This article first appeared in The Hindu on 12th April, 2019.
Reading the verses of Sundarakandam, I began to wonder how I would be able to even select from among the 2,885 verses for my solo production on this most beautiful section of the Ramayana. Choreographing and getting music composed seemed highly formidable tasks. My spiritual Guru Swami Dayananda Saraswati had suggested that I work on ‘Sundarakandam.’ I realised that unless I undertook it as a Parayana (a dedicated daily recitation), I would not be able to give it a form in Natya. I spent days reading and contemplating on the verses and began to discover the timeless value of the journey of Hanuman to Lanka. When Mount Mainaka, the greatest among the mountains, rises from the ocean to request Hanuman to rest on its peak, Hanuman says that he will not rest until he reaches Lanka. This undivided focus gives him the strength to reach his destination.
On gaining entry, Hanuman is awestruck by the city of Lanka, the opulence of Ravana’s palace, the retinue, and the magnificent Pushpaka Vimana. He enters the private chambers of the mansion but lust does not touch Hanuman’s heart, where Rama is enshrined.
Not to scare Mother Sita with his sudden appearance, He first sings the glory of Lord Rama and gradually earns her trust. The sense and sensibility with which he approaches Sita reassures her of reuniting with Lord Rama. Hanuman’s strategy is in full play in this Canto — he ascertains the strength of Ravana’s army, by engaging in a battle after destroying the spectacular Ashoka Vana, allows himself to be tied by Indrajit, invokes fear by burning Lanka with his tail set on fire and so on.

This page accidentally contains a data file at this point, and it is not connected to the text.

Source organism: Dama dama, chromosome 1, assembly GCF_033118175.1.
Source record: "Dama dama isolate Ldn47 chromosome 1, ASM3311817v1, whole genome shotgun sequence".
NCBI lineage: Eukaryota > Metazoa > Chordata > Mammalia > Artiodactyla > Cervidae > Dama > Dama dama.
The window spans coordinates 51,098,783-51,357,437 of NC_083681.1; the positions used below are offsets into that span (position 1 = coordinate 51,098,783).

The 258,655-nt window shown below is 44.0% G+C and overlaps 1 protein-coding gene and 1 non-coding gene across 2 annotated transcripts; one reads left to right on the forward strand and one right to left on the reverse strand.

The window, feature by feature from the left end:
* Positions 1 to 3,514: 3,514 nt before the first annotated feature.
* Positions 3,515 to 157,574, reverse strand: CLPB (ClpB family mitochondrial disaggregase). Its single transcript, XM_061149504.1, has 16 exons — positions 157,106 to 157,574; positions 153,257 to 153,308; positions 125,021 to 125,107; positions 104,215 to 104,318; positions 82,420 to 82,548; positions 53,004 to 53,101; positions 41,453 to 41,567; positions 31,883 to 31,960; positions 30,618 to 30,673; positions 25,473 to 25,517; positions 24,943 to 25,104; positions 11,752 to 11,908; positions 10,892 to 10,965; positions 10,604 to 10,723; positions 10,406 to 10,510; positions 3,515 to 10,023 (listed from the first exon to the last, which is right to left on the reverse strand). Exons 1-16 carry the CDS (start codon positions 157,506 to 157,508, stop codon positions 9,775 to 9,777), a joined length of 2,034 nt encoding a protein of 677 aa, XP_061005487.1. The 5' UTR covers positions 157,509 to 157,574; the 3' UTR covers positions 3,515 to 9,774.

With the wise words “Drishta Sita” (Seen Sita), he brings joy and relief to a distraught Rama. None on earth, even in thought, can achieve this feat says Rama, who through an embrace conveys his gratitude and blessing for protecting the Dharma of the Raghu clan!
My first presentation of Sundarakandam was in the presence of Guruji in Arsha Vidya Gurukulam (2009) in Saylorsburg. He was so happy that he called me ‘Hanumani’ in front of the audience. With his blessings, I have presented Hanuman’s journey at several venues in Chennai and across the country and abroad.
‘Sundarakandam’ is a mine of spiritual knowledge, reading of which assures success in all endeavours along with the spiritual strength to face life’s difficulties. Sundara means not only beautiful but also regaining what is lost. It is said that to regain the Self is real Sundaram!
Ramayana is the Adikavya — the very first poem, Itihaasa (epic) in Sanskrit literature — of the ancient Indian civilization. The entire culture of India is embodied in this Itihaasa. It has a very deep influence on the ethos and ethics of people through the millennia. The power it has in moulding the minds cannot be described. Rama resides eternally in Hanuman’s heart. As a Naishtika Brahmachari, he is an embodiment of devotion and fearlessness. To me, he is the real hero, who adorns my Facebook page.